According to Trevor Noah, 2016 was the year that facts died. He may be right. Certainly at this year’s end, many are ready to trumpet in the “post-truth” era. How does that relate to the story of Christmas though? The nativity is a debated topic. Whilst very few people doubt that Jesus was born and did live, some doubt that Jesus’ birth happened in quite the same way as Christians tell every Christmas time. Others hold onto the truth of every detail, combining Matthew and Luke’s stories in Bible into one big truth-filled story.
Over Christmas, our church retold the story of Jesus’ birth in many different ways – a nativity play, a carol service, and a crib service. On Christmas Day, I talked about the story of Jesus’ birth and how it still matters today. How it’s a story that we need to hear, interpret the truth of it together, and apply it to our current times. What does it mean to say “God with us” Immanuel is born? I asked the question – “what matters most – fact or truth?” However, what I should have said was “details” and not “facts.” What matters most about the story of the birth of Jesus – the details or the truth contained within it? To call the details of the nativity story “facts” is just as sloppy as dismissing proven facts to allow me to believe what I want.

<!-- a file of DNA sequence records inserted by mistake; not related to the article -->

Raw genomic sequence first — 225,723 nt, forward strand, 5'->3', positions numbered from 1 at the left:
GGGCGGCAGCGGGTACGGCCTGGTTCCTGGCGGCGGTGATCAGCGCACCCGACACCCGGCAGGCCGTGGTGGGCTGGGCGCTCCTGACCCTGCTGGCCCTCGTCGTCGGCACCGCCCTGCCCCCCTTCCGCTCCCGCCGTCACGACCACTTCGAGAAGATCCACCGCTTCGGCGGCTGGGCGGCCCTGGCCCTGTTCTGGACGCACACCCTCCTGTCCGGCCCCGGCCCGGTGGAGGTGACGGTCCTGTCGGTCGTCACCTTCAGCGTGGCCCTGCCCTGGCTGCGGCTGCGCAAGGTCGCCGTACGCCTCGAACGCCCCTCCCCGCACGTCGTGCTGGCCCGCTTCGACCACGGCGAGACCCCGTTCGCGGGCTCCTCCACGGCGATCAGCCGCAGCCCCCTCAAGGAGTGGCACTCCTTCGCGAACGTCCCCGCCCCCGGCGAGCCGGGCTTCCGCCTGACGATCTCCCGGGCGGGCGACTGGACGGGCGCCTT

Facts are not dead, and details do matter. But how?
So here it is – my Christmas Sunday morning talk – but I’ve inserted “details” where I had previously said “facts”.
Telling the Story of Jesus’ Birth
We all have a part to play in telling the story. Here’s a group of American children from Southland Christian Church telling the story of Jesus’ birth.
To watch the video Christmas according to Kids, click here: https://youtu.be/suowe2czxcA
Does it matter that the children don’t get all the details right? Was it a donkey or a camel? Did the Magi bring a purple hippo or a stuffed Frankenstein?